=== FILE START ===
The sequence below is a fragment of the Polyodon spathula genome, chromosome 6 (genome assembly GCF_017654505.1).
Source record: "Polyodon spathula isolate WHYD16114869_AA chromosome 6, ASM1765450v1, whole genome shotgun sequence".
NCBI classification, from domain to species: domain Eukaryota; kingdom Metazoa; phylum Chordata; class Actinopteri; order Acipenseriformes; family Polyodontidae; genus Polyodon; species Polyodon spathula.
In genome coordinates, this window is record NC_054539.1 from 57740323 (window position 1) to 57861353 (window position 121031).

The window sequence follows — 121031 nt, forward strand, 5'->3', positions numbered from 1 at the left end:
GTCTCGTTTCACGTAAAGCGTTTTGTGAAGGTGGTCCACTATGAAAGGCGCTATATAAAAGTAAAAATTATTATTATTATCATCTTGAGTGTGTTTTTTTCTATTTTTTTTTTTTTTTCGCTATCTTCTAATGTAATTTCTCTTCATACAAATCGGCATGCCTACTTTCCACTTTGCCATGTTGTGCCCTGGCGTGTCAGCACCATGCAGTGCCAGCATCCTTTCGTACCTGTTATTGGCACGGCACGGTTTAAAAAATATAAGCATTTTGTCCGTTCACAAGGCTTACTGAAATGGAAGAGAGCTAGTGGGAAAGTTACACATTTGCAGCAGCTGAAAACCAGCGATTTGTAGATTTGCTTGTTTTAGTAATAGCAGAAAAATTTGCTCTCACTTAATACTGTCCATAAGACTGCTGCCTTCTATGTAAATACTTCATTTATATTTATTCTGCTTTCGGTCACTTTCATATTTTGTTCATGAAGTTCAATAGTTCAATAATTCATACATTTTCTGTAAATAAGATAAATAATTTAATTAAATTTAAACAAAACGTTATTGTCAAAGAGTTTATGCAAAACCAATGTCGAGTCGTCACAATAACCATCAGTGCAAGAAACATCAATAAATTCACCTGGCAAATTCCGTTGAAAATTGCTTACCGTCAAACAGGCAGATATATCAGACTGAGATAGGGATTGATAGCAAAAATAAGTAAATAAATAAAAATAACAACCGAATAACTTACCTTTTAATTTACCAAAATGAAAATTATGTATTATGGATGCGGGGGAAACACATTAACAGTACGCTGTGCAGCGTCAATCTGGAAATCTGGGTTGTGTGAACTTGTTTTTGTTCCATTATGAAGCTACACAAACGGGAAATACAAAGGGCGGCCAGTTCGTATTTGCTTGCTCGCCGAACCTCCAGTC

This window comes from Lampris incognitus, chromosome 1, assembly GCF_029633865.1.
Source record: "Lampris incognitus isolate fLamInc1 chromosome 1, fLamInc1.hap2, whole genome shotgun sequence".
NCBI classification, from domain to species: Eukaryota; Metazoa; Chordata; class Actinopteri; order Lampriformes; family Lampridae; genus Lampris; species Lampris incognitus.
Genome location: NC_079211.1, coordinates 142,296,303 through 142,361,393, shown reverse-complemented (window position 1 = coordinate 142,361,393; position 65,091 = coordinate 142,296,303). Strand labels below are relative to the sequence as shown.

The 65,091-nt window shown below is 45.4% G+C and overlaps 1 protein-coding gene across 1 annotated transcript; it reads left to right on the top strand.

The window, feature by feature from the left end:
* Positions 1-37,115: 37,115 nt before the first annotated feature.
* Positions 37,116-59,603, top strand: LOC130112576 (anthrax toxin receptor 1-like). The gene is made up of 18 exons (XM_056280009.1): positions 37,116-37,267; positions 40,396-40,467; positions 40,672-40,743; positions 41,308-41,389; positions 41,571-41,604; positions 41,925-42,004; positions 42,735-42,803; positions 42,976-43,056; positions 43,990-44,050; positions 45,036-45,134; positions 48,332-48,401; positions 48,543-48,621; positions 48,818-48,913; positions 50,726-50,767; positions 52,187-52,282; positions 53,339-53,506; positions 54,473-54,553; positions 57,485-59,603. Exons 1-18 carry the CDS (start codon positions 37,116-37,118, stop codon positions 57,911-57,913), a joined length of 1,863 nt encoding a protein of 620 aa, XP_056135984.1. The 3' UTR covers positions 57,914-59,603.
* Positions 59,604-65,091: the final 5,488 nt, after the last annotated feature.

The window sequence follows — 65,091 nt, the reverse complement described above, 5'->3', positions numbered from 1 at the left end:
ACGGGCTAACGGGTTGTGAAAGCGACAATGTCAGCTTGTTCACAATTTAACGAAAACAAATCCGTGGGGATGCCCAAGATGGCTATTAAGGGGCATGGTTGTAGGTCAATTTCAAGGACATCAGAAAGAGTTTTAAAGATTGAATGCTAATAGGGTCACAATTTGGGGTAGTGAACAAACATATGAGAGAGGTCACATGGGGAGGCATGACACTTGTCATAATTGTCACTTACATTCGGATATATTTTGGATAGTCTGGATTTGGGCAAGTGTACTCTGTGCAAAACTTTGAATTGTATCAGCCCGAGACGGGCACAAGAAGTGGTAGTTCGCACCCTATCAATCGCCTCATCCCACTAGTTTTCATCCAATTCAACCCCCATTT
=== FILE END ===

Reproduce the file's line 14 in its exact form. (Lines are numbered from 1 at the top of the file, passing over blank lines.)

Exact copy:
* Positions 37,116-59,603, top strand: LOC130112576 (anthrax toxin receptor 1-like). The gene is made up of 18 exons (XM_056280009.1): positions 37,116-37,267; positions 40,396-40,467; positions 40,672-40,743; positions 41,308-41,389; positions 41,571-41,604; positions 41,925-42,004; positions 42,735-42,803; positions 42,976-43,056; positions 43,990-44,050; positions 45,036-45,134; positions 48,332-48,401; positions 48,543-48,621; positions 48,818-48,913; positions 50,726-50,767; positions 52,187-52,282; positions 53,339-53,506; positions 54,473-54,553; positions 57,485-59,603. Exons 1-18 carry the CDS (start codon positions 37,116-37,118, stop codon positions 57,911-57,913), a joined length of 1,863 nt encoding a protein of 620 aa, XP_056135984.1. The 3' UTR covers positions 57,914-59,603.